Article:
• Union_find : this package provides data structures for maintaining the number of connected components of a set of data. Since it provides combinatorial data structures, it is a package of CADS . Furthermore, all the classes defined in Union_find are embedded in the namespace CADS .
  • Alpha_complex_of_molecular_model : this package provides a data structure for computing the 3D $ \alpha $-complex of a molecular model, where the particles of this model are represented by 3D balls. Since it provides a data structure in a biophysical context, i t is a package of CSB . While the main classes are embedded in the namespace CSB, classes and methods for serializing and visualizing the $ \alpha $-complex are embedded in the namespace IO . Furthermore, there is an additional class corresponding to a module – i.e a black box facilitating the computation, analysis and serialization of the $ \alpha $-complex, that is embedded in the namespace Modules .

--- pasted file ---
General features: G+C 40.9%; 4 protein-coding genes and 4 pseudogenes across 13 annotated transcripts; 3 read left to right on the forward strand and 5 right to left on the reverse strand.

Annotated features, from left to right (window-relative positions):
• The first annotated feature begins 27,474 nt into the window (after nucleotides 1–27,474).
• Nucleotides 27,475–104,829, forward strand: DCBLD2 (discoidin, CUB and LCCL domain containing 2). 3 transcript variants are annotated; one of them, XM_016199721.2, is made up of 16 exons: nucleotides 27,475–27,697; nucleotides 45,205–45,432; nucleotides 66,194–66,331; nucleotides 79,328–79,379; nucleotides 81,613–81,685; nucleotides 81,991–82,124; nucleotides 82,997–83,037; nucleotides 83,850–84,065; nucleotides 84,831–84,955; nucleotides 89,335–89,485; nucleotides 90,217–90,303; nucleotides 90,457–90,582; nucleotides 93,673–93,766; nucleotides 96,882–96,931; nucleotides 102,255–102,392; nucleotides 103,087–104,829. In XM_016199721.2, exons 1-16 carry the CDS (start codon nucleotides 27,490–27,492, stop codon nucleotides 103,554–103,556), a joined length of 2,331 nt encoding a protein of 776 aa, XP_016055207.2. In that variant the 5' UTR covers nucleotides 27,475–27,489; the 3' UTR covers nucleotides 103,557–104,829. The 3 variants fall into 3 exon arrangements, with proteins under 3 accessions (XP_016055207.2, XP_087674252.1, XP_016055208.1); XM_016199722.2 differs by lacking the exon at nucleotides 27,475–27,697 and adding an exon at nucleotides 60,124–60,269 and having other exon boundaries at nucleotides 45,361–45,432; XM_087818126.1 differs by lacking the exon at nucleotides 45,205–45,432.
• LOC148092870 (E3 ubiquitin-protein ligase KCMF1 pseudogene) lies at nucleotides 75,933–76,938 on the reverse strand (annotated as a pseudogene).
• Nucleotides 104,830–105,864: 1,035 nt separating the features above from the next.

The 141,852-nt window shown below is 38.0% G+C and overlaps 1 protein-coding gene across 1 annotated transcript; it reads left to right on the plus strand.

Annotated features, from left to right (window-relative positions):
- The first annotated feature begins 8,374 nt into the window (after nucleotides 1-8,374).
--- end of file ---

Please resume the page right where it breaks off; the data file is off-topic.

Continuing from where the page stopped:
User manual for Core

The user manual is articulated around the following sections:

Introduction: definition of the problem solved by the package together with the algorithms and data structures used for solving it.

Implementation: a presentation of the main classes of the package.

Examples: a list of the examples referenced in this user manual

Reference Manuals

The reference manual of a package lists the classes specific to that package. The composition differs depending on the main part of the package:

  • Applications : one need to document (i) the workflow class where is designed the workflow of the application as a graph connecting modules, (ii) the traits class defining the types used in the workflow class, and (iii) the specific modules used in the corresponding application.

  • Models : one needs to document all the models of the concept of the corresponding package.

  • Core : one needs to document all the classes defined in the corresponding package.

While the reference manual lists all classes of the packages with no distinction, the guard page of each package lists the most important classes of that package. A user should first check the main classes before inspecting all other classes.